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Ted Cruz

Dubya’s Anti-Endorsement of Cruz Couldn’t Have Come At a Better Time

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At long last, George W. Bush, the man who left the Republican Party in tatters as he left the White House, has some coattails.

His loose lips at a recent fundraiser last week about fellow Texan Ted Cruz have given the GOP presidential hopeful an invaluable shot of gravitas. And that’s saying something considering how Bush’s own brother, Jeb, has been running away from his family legacy by changing his surname to ‘exclamation point.’

But who wouldn’t rather declare punctuation as kin rather than a former claimant to the White House in this populist uprising disguised as an election? Nothing says vote for me like “I know my relatives either bore or vex you, but let me explain…”

Back to Cruz, though. According to Politico, Bush ’43 sized up Cruz as Jeb!’s toughest Republican opponent before heaping still more praise on him. In fact, big brother George gave Cruz the mother of all establishment endorsements.

“I just don’t like the guy,” Dubya said of Cruz, who previously served the former president as an advisor during his 2000 presidential bid.

Donald Trump called, and he thinks that’s a yuuuuuuge resume builder.

I know Cruz’s recent quarterly fundraising numbers were outstanding, but money can’t buy good tidings like that. You mean the ex-president, which every conservative goes out of their way not to mention on the way to deifying Ronald Reagan, doesn’t want you in his exclusive establishment club? The president who refused to openly criticize Barack Obama while the Marxist in the White House was dismantling the country thinks you worthy of his disdain? The ex-president who bottomed out in the polls and handed Congress to Pelosi-Reid has condemned you?

Well, I guess Cruz just won’t be able to call up Dubya when it comes time to abandon free market principles in order to save them or some horse puckey like that. In the meantime, he will just have to settle for being too cool for establishment school. And going into this week’s debate, the timing is outstanding.

Cruz has suffered a similar debate fate to several other GOP candidates the first two go-arounds—being forgotten. Long stretches of time have passed in a crowded field as no question has come his way and opportunities for rhetorical touchdowns have been missed. Yes, he has done just fine so far, but the road to the presidency will ultimately need a breakthrough moment or two.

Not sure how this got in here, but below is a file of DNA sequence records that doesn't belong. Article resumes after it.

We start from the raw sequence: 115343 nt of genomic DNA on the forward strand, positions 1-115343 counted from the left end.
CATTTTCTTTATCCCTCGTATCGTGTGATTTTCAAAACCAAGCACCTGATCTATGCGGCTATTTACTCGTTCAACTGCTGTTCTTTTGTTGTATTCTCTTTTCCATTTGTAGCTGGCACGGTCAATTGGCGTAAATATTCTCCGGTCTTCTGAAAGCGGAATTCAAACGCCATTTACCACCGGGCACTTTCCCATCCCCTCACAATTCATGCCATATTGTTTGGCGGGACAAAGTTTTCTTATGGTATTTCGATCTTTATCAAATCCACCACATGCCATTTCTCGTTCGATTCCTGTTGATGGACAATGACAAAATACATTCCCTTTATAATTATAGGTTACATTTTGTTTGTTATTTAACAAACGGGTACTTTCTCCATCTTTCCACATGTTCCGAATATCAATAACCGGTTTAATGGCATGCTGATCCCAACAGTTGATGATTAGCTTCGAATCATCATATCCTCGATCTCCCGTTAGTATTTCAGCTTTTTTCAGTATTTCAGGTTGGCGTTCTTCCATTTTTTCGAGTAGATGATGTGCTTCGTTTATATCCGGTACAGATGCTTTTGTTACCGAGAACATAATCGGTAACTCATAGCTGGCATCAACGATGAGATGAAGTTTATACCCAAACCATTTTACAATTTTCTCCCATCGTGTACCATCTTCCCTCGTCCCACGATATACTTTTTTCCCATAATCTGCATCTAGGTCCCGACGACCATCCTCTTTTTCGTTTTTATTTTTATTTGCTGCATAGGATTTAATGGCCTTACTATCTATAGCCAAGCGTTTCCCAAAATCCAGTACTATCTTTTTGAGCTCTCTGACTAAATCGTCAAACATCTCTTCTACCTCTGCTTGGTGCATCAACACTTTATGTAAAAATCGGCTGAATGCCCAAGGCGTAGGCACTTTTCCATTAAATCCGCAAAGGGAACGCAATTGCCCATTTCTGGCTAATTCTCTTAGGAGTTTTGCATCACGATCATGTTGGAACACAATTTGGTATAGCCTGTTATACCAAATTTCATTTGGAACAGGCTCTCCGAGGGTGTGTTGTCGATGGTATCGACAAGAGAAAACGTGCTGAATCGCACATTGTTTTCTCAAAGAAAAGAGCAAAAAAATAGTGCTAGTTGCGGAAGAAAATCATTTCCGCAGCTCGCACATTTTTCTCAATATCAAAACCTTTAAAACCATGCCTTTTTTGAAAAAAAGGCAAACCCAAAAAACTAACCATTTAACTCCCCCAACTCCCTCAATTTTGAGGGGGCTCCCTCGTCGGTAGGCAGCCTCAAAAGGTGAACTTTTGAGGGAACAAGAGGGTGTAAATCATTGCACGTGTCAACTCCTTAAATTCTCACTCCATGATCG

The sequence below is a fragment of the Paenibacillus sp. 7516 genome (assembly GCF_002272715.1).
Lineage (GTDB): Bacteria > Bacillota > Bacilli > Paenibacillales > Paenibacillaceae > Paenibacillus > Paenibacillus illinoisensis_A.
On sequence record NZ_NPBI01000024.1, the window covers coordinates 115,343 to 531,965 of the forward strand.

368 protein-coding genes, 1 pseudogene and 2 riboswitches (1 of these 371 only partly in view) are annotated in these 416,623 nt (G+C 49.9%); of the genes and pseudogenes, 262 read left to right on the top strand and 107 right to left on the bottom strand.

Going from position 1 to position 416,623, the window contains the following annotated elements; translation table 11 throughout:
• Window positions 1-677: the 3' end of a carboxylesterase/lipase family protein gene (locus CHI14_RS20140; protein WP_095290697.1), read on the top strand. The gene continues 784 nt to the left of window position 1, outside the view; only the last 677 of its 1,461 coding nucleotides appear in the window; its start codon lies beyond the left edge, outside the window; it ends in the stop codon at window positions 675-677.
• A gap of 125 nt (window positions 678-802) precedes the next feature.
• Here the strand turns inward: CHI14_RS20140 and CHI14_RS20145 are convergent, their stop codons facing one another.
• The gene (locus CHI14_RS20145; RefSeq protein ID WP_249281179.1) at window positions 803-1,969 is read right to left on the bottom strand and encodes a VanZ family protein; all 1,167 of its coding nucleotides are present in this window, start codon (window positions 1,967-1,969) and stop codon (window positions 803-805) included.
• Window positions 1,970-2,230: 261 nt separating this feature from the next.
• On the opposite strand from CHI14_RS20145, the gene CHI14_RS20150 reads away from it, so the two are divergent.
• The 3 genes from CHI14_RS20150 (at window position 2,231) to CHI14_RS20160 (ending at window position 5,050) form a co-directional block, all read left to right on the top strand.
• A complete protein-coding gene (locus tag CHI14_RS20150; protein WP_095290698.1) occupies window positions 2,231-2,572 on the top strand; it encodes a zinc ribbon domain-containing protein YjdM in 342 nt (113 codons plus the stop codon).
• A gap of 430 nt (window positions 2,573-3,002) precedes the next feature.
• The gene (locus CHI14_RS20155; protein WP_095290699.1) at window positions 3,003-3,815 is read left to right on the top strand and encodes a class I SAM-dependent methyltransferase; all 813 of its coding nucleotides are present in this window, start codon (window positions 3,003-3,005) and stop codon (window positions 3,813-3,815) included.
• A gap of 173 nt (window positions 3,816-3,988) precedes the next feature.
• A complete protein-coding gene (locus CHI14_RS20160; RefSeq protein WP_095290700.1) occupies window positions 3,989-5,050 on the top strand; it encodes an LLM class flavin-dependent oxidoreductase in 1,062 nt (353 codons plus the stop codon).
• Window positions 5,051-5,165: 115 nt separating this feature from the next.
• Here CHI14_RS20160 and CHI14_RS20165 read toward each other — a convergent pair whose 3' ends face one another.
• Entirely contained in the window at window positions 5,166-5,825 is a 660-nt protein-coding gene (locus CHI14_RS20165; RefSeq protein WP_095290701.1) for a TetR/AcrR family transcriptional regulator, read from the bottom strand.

Because the press likely won’t be able to help itself, Cruz should have such a moment set up on a tee for him on Wednesday, especially with speculation swirling that Dubya’s Bush brother Jeb! is prepping his last gasp. After the moderators try picking a fight between presumed frontrunners Trump and Ben Carson, Cruz’s turn will come to answer a version of the very question that has more or less defined the entirety of his Senate career: “Why is George W. Bush just the latest member of GOP leadership who has a problem with you?”

Cruz may have demurred when he was first asked to respond to Dubya’s “endorsement” last week, but that was then. No need to rush into an opportunity for a political disemboweling when millions are just days away from turning on their TVs to witness such thrills.

Then, when the time is right, you pounce like you’ve just come across a B-list Hollywood actress at the Iowa State Fair, or the overmatched president of the Sierra Club. No need for Cruz to pretend he isn’t dying to answer this question. In fact, if the first question directed at him during Wednesday’s debate doesn’t address Bush’s insult, he should proceed as if it was asked anyway. Cruz needs to put his name on this. With big, bold letters.

Not with animus and bombast, but with winsome precision. Perhaps it’s just a simple matter of style that keeps two Texans from joining in common purpose, Cruz might suggest. Perhaps John Boehner and Mitch McConnell are more to Bush’s liking, what with their untold treachery and antipathy among the base. Or maybe those guys are just a hoot at all those fundraising parties where they collude against the Constitution.

Cruz should consider calling upon the spirit of Charles James Napier, the British Army’s 19th Century commander-in-chief. When Hindu priests complained to him about the prohibition of Sati – the custom of burning a widow alive on the funeral pyre of her husband – he replied:

Be it so. This burning of widows is your custom; prepare the funeral pile. But my nation has also a custom. When men burn women alive we hang them, and confiscate all their property. My carpenters shall therefore erect gibbets on which to hang all concerned when the widow is consumed. Let us all act according to national customs.

Let us indeed. American Exceptionalism. Judeo-Christian heritage. Constitutional integrity. Sanctity of life. Religious liberty. Those are the national customs Cruz has vowed to uphold against the Sati-like perversions of GOP party hacks.

These are the pillars of our liberty the GOP establishment, including the Bushes, outright surrendered to the Left the last few decades. Wednesday’s debate is the perfect time to paint with bold colors the difference between real leadership and the establishment’s failure theater with about 20 million potential voters watching.

First published at Conservative Review



 

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